Halloween Praline (Praw' leen) in New Orleans (N’awlins)

Halloween Praline (Praw' leen) in New Orleans (N’awlins)

New Orleans is connected to Halloween, pecans, and pralines.

Halloween is celebrated across the globe in countries like the United States, Canada, Mexico, and the United Kingdom. It’s a night full of scary things, like ghosts, goblins, witches, mummies, monsters, spiders, pumpkins, and haunted houses. Halloween is a time to dress up in costume, carve pumpkins, go trick-or-treating, and venture into haunted houses. Of course, the best place to spend the Halloween holiday is in a haunted city. That is, if you like to get scared!

New Orleans has a reputation for being haunted, making it an excellent place to experience Halloween festivities. The city’s history dates all the way back to the early 1500s. It was founded by the French, ruled by the Spanish, and then purchased by the United States in the 1803 Louisiana Purchase.

New Orleans has been plagued by disease, natural disaster, and constant struggle for more than 100 years. Mass quantities of people have passed through New Orleans, leaving an eerie feeling in the city. The practice of voodoo became quite popular and left a trace of haunt (that remains today) on every corner.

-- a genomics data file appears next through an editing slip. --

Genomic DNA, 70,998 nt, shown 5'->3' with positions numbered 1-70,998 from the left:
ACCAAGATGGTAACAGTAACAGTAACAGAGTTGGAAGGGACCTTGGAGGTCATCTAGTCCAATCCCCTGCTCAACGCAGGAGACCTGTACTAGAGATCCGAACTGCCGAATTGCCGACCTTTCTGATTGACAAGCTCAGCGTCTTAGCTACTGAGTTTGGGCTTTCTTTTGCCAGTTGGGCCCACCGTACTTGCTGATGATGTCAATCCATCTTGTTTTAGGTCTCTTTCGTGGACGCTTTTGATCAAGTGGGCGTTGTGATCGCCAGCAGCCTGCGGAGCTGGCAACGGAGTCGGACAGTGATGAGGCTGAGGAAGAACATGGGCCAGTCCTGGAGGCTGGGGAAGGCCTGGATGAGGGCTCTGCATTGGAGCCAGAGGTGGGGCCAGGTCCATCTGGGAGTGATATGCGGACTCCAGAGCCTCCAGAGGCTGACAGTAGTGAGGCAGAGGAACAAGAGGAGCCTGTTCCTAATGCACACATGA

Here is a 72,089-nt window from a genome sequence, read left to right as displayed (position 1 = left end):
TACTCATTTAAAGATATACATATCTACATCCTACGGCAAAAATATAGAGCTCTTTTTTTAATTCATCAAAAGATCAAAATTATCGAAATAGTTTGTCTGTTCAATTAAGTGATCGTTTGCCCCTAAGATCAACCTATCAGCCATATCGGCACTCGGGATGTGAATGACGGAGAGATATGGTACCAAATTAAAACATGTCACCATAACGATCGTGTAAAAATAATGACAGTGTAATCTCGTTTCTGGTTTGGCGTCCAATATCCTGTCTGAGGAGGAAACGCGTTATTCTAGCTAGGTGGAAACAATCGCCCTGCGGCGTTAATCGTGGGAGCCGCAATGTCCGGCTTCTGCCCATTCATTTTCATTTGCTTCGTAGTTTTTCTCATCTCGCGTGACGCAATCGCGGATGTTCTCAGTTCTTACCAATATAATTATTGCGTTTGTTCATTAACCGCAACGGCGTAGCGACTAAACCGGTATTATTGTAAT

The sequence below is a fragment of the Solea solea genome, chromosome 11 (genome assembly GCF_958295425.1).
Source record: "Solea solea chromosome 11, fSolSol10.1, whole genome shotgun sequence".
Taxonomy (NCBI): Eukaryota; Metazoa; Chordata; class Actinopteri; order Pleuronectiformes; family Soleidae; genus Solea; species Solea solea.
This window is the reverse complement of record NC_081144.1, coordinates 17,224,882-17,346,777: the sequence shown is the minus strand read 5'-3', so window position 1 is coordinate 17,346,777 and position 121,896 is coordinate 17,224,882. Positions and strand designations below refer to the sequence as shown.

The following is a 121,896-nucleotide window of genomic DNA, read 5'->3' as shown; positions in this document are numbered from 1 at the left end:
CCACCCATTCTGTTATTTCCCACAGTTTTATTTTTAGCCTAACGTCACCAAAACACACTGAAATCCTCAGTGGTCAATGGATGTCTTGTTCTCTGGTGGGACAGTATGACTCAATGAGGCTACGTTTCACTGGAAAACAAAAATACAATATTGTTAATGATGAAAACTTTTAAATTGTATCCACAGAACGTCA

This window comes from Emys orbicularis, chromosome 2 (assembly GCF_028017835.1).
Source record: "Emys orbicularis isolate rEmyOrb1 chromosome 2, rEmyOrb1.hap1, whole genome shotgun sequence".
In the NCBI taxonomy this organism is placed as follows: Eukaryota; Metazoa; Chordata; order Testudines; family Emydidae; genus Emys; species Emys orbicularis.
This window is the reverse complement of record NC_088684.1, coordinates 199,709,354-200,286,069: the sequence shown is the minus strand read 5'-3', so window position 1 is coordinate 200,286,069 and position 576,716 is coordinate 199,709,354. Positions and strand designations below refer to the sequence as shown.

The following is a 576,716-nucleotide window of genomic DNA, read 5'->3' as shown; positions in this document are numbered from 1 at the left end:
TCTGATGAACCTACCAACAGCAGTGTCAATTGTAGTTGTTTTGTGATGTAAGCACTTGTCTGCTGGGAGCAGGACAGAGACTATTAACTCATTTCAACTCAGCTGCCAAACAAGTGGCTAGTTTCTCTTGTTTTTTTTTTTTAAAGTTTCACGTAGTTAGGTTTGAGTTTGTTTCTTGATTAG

Influenced by a variety of cultures, including that of the French, Spanish, African and Native Americans, New Orleans has developed a unique culture. Cajun people live in the bayous of New Orleans and speak French Cajun. Many English words spoken by Cajuns are difficult to understand right away due to their accents.

For example, Pecan is pronounced "Peck on;” Praline, "Praw' leen;” and New Orleans, “N'awlins."

Home of the Praline

New Orleans is widely known for Pecans and is the home of the praline.

Pecans are grown throughout the South. In the late 1770s, it was the French and the Spanish that identified and leveraged the potential of pecans. In 1802, the French were exporting pecans into the West Indies, and New Orleans became a vital player of marketing pecans when the French invaded the city.

The stories of how pralines came to be are multiple; however, one piece of each story remains consistent: Clement Lassagne was there at the beginning of pralines. While pralines are one of the oldest recipes adopted from the French Tradition, their story evolved in the States. The recipe itself changed a lot once it made it over to the United States from France. At first, the recipe called for various nuts. Today, pralines are predominantly made with pecans. Pecans became the choice nut in the recipes we follow today most likely because pecans are abundant and wild in the south.

Pralines are candied (sugar-coated) pecans. There are a variety of recipes available for pralines, but the basic ingredients in nearly all of the recipes include sugar, milk, butter, and pecans. You can use pecan halves or pecan pieces in your recipe, depending on your preference. Sweet and crunchy, pralines are an all-time favorite treat from the South.

Pralines are delicious and easy to make. Truly a perfect addition to any holiday. Make a big batch and hand them out to trick-or-treaters, co-workers, family, and friends as holiday gifts, Halloween or otherwise!

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